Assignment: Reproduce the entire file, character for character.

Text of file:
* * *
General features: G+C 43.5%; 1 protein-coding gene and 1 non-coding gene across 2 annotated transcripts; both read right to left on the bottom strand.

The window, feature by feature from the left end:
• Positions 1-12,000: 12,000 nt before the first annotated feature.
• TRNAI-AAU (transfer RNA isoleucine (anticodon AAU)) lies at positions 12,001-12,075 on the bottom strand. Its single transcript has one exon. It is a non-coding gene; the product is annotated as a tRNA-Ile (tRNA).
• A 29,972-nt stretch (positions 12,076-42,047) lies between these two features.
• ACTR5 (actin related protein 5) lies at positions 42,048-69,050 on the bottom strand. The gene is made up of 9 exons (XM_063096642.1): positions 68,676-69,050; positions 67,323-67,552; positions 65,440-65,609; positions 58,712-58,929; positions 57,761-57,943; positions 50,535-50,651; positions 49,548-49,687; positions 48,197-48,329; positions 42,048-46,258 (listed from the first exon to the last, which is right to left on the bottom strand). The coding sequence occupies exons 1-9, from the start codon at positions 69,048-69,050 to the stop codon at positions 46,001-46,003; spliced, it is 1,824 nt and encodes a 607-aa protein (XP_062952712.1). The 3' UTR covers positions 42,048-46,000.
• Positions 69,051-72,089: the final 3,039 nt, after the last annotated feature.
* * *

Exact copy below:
General features: G+C 43.5%; 1 protein-coding gene and 1 non-coding gene across 2 annotated transcripts; both read right to left on the bottom strand.

The window, feature by feature from the left end:
• Positions 1-12,000: 12,000 nt before the first annotated feature.
• TRNAI-AAU (transfer RNA isoleucine (anticodon AAU)) lies at positions 12,001-12,075 on the bottom strand. Its single transcript has one exon. It is a non-coding gene; the product is annotated as a tRNA-Ile (tRNA).
• A 29,972-nt stretch (positions 12,076-42,047) lies between these two features.
• ACTR5 (actin related protein 5) lies at positions 42,048-69,050 on the bottom strand. The gene is made up of 9 exons (XM_063096642.1): positions 68,676-69,050; positions 67,323-67,552; positions 65,440-65,609; positions 58,712-58,929; positions 57,761-57,943; positions 50,535-50,651; positions 49,548-49,687; positions 48,197-48,329; positions 42,048-46,258 (listed from the first exon to the last, which is right to left on the bottom strand). The coding sequence occupies exons 1-9, from the start codon at positions 69,048-69,050 to the stop codon at positions 46,001-46,003; spliced, it is 1,824 nt and encodes a 607-aa protein (XP_062952712.1). The 3' UTR covers positions 42,048-46,000.
• Positions 69,051-72,089: the final 3,039 nt, after the last annotated feature.